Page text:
This is what Hurricane Matthew has done — and what it may still do

More than 800 people have been killed in Haiti, nearly a million households are without power in Florida, and the storm is continuing toward South Carolina and Georgia.
October 7, 2016, 10:25pm
Jeremie, Haiti after Hurricane Matthew passed through. (Photo by Carlos Garcia Rawlins/Reuters)

The National Hurricane Center downgraded Hurricane Matthew to a Category 3 on Friday, but US officials are warning that the worst may be yet to come for the southeast, thanks in part to the looming threat of a storm surge. Miami, Palm Beach County, and Port Lucie County were spared the brunt of Matthew.

Craig Fugate, director of the Federal Emergency Management Agency, told NBC that he was concerned that Florida's relative good fortune thus far would give people a false sense of security.

About 3.1 million people were ordered to evacuate from Florida, Georgia, and South Carolina. As of midday, nearly 1 million households in Florida were without power.

Hurricane Matthew barrelled through Haiti this week with devastating consequences.

By Friday, the death toll had soared to 842. Coastal towns and fishing villages on the southern coast were reportedly the hardest hit, and many were killed by overflowing rivers, falling trees, and flying debris.

In the city of Jeremie, 80 percent of the buildings were levelled, the BBC reported. It was the first Category 4 hurricane to make landfall in Haiti since 1964.

Delivering aid to the affected areas in the aftermath of the storm has been challenging, due to roads obstructed by debris and the fact that telecoms are down.

A hurricane warning is in place for Jacksonville, the largest metropolitan area in the US, which is located in the northeastern part of Florida. It's reportedly the first time in 17 years the city has endured a hurricane warning.

Flash Flood and Storm Surge threats continue to grow with — NWS (@NWS)October 7, 2016

Beach communities on barrier islands are linked to the mainland by a series of bridges. Despite warnings from city officials that the worst was yet to come from Matthew, only about 30 percent of residents living near the beaches had evacuated. In a bid to get people moving, officials imposed a curfew and suspended alcohol sales on the islands from Thursday until Saturday morning.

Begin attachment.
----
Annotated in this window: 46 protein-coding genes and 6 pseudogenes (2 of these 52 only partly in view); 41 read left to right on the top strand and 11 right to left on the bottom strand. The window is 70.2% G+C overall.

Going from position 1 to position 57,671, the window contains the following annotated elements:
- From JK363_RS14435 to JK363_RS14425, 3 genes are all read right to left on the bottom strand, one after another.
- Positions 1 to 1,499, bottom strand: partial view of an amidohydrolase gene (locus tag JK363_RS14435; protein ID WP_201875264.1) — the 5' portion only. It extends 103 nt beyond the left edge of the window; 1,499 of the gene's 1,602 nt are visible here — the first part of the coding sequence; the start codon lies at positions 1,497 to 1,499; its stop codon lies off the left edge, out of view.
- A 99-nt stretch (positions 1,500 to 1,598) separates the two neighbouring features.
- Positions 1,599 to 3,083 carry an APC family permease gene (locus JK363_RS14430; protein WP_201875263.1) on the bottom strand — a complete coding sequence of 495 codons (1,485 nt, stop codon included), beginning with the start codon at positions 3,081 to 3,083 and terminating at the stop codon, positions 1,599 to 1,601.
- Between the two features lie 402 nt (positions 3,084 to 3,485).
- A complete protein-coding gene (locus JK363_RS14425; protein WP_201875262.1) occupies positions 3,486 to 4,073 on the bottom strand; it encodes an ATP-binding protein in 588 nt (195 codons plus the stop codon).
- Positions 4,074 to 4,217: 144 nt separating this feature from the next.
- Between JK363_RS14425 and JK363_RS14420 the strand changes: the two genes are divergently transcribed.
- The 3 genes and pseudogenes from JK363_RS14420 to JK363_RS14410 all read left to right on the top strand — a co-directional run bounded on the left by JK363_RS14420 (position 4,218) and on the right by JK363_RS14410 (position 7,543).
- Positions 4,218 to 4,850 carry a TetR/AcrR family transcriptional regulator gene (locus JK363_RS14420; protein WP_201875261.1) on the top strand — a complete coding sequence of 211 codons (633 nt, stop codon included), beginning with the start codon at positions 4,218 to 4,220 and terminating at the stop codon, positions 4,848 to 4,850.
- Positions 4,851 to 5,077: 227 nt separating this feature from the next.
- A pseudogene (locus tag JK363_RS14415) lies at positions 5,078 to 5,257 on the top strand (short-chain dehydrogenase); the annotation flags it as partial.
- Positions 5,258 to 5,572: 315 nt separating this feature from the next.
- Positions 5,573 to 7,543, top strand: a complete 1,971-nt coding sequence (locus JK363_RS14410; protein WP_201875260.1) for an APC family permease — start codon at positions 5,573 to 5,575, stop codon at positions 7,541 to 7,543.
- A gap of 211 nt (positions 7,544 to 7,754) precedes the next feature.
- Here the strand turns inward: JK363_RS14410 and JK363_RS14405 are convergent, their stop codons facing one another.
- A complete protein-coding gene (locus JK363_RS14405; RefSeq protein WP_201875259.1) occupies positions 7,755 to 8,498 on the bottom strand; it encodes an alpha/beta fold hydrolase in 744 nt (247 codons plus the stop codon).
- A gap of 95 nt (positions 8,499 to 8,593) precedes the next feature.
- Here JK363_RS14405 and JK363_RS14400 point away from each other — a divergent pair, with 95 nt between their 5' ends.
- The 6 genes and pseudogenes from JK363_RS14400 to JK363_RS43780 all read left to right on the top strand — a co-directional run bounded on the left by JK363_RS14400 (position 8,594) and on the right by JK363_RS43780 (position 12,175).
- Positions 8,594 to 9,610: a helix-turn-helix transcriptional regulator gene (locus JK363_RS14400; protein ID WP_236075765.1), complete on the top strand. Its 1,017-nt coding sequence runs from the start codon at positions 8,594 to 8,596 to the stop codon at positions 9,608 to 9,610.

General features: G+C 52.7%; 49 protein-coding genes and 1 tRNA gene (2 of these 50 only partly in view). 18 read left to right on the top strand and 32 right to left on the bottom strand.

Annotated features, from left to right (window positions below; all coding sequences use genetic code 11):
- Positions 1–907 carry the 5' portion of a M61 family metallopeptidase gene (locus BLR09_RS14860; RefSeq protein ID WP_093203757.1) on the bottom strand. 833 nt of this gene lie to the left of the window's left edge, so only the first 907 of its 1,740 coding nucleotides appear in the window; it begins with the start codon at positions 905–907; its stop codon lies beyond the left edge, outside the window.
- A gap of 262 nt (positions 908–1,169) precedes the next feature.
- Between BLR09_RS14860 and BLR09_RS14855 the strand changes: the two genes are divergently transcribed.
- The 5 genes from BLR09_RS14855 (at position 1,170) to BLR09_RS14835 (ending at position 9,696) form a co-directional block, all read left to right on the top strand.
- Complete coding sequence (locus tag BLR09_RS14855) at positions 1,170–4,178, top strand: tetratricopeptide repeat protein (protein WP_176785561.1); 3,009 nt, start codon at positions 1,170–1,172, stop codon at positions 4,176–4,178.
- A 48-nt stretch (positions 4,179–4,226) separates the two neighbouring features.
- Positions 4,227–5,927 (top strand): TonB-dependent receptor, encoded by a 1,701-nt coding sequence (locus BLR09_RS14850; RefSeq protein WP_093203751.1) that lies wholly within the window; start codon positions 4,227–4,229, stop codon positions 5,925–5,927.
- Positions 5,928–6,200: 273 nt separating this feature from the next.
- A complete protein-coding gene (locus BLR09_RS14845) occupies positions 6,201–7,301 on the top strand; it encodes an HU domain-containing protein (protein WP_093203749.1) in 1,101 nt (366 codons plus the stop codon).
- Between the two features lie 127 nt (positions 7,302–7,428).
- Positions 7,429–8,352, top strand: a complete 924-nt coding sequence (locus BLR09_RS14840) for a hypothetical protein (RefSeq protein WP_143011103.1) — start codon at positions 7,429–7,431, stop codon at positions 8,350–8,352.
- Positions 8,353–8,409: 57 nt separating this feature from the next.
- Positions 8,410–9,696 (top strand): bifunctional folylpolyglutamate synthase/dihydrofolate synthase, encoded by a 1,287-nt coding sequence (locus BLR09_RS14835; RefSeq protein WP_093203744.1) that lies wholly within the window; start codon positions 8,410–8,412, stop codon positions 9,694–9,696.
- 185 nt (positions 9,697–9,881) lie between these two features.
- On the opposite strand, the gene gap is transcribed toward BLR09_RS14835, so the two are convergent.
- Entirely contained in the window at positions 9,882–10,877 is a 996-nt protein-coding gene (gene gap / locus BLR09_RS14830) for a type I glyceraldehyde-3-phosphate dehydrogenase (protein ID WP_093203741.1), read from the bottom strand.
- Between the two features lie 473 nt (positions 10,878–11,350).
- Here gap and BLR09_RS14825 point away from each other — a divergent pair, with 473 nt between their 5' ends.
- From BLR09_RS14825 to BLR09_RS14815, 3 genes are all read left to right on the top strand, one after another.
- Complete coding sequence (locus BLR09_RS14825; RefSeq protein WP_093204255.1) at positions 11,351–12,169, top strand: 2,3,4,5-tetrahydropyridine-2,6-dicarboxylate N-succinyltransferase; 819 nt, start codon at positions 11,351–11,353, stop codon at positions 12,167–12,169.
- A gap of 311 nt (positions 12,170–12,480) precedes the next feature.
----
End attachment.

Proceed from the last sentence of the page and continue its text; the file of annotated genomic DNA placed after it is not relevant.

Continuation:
Water rushing into Jacksonville beach @ActionNewsJax #hurricanematthew #firstalertwx
— Ashley Hollander (@AshleyANjax) October 7, 2016

Authorities close the bridges that link the islands with the mainland when winds exceed 30 to 40 miles per hour. If people choose to stay, they will be cut off from any emergency services.

WJXT reported that the high winds had ripped off a portion of the Jacksonville pier on Friday afternoon.

On Friday afternoon, the National Hurricane Center reported wind gusts of 86 miles per hour in St. Augustine.

Surge really looking horrible for Central/North FL coast. This posted from near St. Augustine: #Matthew
— Alejandro Alvarez (@aletweetsnews) October 7, 2016

Zookeepers from the Alligator Farm Zoological Park wrote on Facebook that every bird and mammal had been moved indoors; small tortoises and baby crocodiles were transferred into "various tubs" and storks were "hanging out in the public restrooms."

Don't believe shark in the street pics, but this stork hiding from — Julie Cohen (@SturgeonQueens)October 7, 2016

Half of the city's 14,000 residents have reportedly ignored mandatory evacuation orders, despite the possibility of an eight-foot storm surge. On Friday morning, police were reportedly patrolling the area with a bullhorn to get people moving.

President Barack Obama signed a state of emergency decree for South Carolina on Thursday. He'd signed a similar decree for Florida earlier.

The eye of the storm is expected to travel up Florida's coastline on Friday evening, hitting Georgia and South Carolina on Saturday. The Weather Channel reported a tornado warning for coastal South Carolina and Georgia from about 3pm ET until midnight.

Matthew is not expected to make landfall in South Carolina and Georgia, but it still poses a huge threat due to possible flash floods, storm surges, and high winds.

Additional reporting by Kayla Ruble